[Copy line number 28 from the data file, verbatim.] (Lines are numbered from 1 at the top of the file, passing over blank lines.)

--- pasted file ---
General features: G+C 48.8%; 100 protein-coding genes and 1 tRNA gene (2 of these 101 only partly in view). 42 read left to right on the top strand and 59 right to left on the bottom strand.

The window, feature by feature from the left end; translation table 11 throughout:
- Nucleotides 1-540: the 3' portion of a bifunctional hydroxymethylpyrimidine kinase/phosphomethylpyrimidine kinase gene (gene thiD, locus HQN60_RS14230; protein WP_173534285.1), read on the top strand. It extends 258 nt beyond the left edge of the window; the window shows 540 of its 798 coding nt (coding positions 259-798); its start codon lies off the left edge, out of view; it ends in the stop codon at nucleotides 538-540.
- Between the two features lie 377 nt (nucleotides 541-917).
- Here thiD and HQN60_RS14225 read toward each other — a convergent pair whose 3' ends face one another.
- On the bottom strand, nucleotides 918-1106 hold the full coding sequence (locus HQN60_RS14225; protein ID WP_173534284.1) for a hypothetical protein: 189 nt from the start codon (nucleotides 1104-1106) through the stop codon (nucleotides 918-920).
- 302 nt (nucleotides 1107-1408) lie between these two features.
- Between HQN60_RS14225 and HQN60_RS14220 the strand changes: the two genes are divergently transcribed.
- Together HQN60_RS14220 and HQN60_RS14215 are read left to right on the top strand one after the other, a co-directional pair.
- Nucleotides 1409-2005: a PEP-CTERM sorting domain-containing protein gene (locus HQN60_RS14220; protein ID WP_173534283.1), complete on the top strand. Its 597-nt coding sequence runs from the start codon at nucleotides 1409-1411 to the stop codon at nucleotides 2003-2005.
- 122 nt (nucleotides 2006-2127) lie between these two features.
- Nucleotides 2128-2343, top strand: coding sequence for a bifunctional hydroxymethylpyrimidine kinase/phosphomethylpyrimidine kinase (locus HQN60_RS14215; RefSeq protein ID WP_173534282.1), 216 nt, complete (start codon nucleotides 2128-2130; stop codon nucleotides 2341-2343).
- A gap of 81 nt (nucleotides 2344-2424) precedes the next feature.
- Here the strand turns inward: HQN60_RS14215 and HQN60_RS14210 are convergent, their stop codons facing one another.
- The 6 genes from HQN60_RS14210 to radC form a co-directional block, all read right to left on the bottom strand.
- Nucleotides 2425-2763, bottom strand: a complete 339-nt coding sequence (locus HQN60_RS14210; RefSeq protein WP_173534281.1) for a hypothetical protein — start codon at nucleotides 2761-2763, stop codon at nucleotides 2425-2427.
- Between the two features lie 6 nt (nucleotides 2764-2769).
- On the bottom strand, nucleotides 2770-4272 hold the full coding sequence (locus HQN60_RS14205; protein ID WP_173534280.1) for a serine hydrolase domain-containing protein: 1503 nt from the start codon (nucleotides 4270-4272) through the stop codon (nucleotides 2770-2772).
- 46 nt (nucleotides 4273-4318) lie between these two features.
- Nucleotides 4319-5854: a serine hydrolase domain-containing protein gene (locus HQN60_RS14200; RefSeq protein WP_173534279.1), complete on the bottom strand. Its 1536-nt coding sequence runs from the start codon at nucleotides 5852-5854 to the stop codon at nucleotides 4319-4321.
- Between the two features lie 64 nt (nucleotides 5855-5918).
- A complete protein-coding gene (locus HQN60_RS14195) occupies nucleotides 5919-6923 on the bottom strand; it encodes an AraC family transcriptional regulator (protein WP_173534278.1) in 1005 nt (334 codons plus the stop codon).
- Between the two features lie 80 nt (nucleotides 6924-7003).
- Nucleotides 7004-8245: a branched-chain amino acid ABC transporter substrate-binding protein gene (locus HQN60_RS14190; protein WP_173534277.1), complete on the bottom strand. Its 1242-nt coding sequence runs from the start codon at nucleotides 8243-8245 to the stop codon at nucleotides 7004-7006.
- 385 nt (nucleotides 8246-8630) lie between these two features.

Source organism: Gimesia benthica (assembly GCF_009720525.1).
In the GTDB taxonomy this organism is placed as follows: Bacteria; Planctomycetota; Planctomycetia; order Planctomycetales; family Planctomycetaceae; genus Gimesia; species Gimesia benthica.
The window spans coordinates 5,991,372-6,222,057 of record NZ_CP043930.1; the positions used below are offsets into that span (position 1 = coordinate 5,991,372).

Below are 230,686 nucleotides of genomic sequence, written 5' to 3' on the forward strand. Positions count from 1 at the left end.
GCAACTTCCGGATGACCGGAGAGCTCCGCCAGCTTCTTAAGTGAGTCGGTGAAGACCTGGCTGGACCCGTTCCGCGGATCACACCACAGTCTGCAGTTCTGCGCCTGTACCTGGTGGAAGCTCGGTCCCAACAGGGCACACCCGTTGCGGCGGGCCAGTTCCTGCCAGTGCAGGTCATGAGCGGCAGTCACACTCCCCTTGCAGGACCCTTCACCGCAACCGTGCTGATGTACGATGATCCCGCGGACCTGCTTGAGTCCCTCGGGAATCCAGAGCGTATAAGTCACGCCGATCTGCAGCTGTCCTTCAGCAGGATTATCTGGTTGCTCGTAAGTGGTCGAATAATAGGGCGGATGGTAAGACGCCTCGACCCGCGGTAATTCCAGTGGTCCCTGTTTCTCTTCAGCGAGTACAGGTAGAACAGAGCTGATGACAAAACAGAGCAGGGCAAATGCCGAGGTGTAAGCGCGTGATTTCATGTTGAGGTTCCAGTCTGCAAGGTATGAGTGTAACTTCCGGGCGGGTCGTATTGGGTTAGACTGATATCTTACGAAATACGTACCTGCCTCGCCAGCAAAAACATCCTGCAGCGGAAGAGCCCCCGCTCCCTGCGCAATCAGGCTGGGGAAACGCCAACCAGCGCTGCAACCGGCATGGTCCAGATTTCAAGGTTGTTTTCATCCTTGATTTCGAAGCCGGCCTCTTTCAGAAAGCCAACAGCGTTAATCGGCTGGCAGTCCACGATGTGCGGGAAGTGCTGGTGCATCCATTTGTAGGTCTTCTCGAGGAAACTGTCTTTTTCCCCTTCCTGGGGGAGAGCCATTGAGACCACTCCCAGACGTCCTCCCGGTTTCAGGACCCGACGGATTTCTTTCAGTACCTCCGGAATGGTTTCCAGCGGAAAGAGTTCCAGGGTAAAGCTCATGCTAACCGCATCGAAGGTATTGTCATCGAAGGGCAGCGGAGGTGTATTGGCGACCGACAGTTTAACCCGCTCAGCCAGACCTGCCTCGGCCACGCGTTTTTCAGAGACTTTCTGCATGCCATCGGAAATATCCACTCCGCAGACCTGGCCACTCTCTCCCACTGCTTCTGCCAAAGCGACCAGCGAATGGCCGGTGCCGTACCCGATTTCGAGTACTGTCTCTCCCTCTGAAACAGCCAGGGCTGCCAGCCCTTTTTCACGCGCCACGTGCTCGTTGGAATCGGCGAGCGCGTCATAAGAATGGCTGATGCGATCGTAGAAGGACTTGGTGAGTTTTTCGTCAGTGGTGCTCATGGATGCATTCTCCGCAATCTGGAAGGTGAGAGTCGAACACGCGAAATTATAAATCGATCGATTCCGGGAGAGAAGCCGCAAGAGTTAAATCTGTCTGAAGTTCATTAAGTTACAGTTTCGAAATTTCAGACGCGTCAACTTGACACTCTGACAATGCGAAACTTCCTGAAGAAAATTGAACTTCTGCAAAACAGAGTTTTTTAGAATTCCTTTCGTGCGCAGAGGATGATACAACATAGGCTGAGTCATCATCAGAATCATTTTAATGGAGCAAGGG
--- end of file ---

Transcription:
The window spans coordinates 5,991,372-6,222,057 of record NZ_CP043930.1; the positions used below are offsets into that span (position 1 = coordinate 5,991,372).